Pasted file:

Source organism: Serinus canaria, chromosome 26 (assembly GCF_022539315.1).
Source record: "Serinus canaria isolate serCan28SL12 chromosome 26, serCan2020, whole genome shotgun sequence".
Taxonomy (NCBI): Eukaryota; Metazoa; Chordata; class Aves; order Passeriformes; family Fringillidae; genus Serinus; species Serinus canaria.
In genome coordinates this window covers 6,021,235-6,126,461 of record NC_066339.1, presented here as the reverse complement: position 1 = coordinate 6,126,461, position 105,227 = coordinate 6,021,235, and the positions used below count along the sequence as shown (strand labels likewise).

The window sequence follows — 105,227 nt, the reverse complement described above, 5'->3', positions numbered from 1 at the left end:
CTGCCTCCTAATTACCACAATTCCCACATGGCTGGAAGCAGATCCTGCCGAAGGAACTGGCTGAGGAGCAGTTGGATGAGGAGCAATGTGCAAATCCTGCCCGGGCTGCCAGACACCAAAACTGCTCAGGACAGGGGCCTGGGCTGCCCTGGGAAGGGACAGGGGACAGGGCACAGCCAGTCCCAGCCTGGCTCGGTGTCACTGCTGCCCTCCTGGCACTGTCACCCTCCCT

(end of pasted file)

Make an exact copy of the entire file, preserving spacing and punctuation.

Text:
Source organism: Serinus canaria, chromosome 26 (assembly GCF_022539315.1).
Source record: "Serinus canaria isolate serCan28SL12 chromosome 26, serCan2020, whole genome shotgun sequence".
Taxonomy (NCBI): Eukaryota; Metazoa; Chordata; class Aves; order Passeriformes; family Fringillidae; genus Serinus; species Serinus canaria.
In genome coordinates this window covers 6,021,235-6,126,461 of record NC_066339.1, presented here as the reverse complement: position 1 = coordinate 6,126,461, position 105,227 = coordinate 6,021,235, and the positions used below count along the sequence as shown (strand labels likewise).

The window sequence follows — 105,227 nt, the reverse complement described above, 5'->3', positions numbered from 1 at the left end:
CTGCCTCCTAATTACCACAATTCCCACATGGCTGGAAGCAGATCCTGCCGAAGGAACTGGCTGAGGAGCAGTTGGATGAGGAGCAATGTGCAAATCCTGCCCGGGCTGCCAGACACCAAAACTGCTCAGGACAGGGGCCTGGGCTGCCCTGGGAAGGGACAGGGGACAGGGCACAGCCAGTCCCAGCCTGGCTCGGTGTCACTGCTGCCCTCCTGGCACTGTCACCCTCCCT